The Reliefs – Painting Definition, Characteristics and Evolution
What are Reliefs?
Reliefs are defined as a type of sculpture or modeling, which can be painted. Likewise, the relief is slightly separated from the background, being that, these sculptures have a projection that represents less than half of the real volume of a body or object.
Relief, in sculpture or architecture, as well as in printing or lithography, and in the plastic arts in general, is a technique in which a figure protrudes above the surface of its support.
History of Reliefs
The earliest known bas-reliefs date from the Paleolithic, and are deep rock carvings, of which many venuses have been found, symbolizing fertility, including the Venus of Laussel, also called Lady of the Horn, which is one of the few female figures holding an object, in this case a buffalo horn.
In art, plastic relief sculpture is a work whose background protrudes from, but belongs to, the wall or other type of background surface, on which it is carved. Reliefs are traditionally classified according to the height of the figures. Similarly, relief sculpture is a combination of two-dimensional pictorial arts and three-dimensional sculptural arts.
The development of relief sculpture has been characterized by shifts between the pictorial and sculptural domain. In Greek art, for example, reliefs resemble contracted sculptures rather than enlarged images. The figures inhabit a space defined by the solid forms of the figures themselves and limited by the background plane.
Types of Reliefs
There are several types of reliefs that have been sculpted since prehistoric times and that constitute works of art characterized by their value and beauty, among them are:
The low relief, which is a type of sculpture or modeling, which as mentioned above, can also be painted, and have a projection part of the actual volume of a body or object.
The high relief in which the engraving stands out clearly from the background and between half and three quarters of the actual volume of a body or object.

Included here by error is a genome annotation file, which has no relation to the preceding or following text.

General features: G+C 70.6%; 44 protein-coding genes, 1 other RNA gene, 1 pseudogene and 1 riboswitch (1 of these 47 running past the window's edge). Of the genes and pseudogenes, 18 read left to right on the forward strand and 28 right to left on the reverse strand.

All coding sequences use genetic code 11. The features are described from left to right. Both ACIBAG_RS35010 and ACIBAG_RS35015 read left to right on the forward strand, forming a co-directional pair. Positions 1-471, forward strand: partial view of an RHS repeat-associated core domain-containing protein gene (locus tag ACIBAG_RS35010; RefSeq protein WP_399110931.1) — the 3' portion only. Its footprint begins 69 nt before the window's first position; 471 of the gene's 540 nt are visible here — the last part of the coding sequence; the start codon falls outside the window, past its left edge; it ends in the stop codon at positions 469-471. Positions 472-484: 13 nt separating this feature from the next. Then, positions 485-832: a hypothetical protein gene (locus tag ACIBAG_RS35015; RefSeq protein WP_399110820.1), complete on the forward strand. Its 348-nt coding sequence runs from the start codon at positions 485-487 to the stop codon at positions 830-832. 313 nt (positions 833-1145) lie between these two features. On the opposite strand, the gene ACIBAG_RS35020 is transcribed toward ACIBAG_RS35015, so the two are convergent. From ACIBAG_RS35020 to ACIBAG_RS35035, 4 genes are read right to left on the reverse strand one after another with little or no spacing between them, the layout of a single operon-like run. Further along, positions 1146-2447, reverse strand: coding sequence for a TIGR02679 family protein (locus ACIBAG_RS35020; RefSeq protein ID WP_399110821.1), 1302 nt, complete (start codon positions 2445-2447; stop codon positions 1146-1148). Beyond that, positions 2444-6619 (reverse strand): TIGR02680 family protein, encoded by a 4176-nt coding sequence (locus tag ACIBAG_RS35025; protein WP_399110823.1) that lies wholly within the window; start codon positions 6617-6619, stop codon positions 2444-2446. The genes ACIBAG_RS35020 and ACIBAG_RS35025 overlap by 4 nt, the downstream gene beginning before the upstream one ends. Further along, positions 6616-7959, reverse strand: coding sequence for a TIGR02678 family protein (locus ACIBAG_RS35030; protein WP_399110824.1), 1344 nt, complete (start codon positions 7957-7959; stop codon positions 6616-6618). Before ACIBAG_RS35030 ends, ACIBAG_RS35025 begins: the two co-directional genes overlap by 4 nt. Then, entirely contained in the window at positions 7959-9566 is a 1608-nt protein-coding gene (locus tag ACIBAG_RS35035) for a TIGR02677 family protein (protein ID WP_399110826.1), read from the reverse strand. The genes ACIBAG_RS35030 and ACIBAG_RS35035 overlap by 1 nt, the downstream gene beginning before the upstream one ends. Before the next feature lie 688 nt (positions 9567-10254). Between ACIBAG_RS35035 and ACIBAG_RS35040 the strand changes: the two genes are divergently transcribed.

Hollow relief, which is a technique that consists of creating volumes by deep excavation.
Characteristics of Reliefs
In relief the figure is hollowed out and protrudes below the surface. But in some cases, including many bas-reliefs and openwork, it is not possible to clearly distinguish this surface, which is completely sculpted without any flat area, and which offers as many elements in relief as hollowed (or even perforated) elements, so the object does not have a relevant average thickness.
The object does not have a relevant average thickness, so it must be distinguished by the techniques used for its manufacture or by the way it is used especially if the carved object is placed against another, leaving only a relief surface.
The figure in relief can be carved, cut or machined from the material of the support itself for example, sculpture on stone, on gems, on ice for ephemeral sculptures, on glass or crystal, or on natural organic materials, possibly hardened by pre-treatment or fossilized, such as wood, bone,
Reliefs can also be made on leather, ivory or animal teeth, mother-of-pearl, vegetable resin or amber, they can also be obtained by engraving the support for example, acid etching for the relief of art objects or small series of glass objects, such as vases, urns or certain stained glass windows.
Legacy of this painting
In Europe, during the period 1000-1200, Christian art mainly took the form of architecture, including the building program of cathedrals, abbeys and churches financed by the Christian Church of Rome.
Although statuary was a characteristic feature of this religious art, the emphasis was on relief sculpture, as evidenced by the marvelous reliefs that adorn the portals (tympanums) of Romanesque cathedrals in France, Germany, England, and other countries.
Representatives of this painting
Some emblematic reliefs in which this art is clearly reflected from prehistoric times are:
The Code of Hammurabi, is a high basalt relief, erected in Sippar, north of Babylon in the eighteenth century BC at the request of King Hammurabi, thus attesting to his good government.
The Panathenaean frieze is very famous and is located in the Parthenon, on the Acropolis of Athens, and dates from 435 – 455 BC. This frieze was executed by the architect Phidias and depicts the procession of the Panathenaeans, the religious festival celebrated in honor of the goddess Athena.
The bas-relief is also a characteristic architectural element of the Romanesque period (Middle Ages), such as the tympanum of the Last Judgment of the abbey church of Conques in Aveyron, built in the 11th century.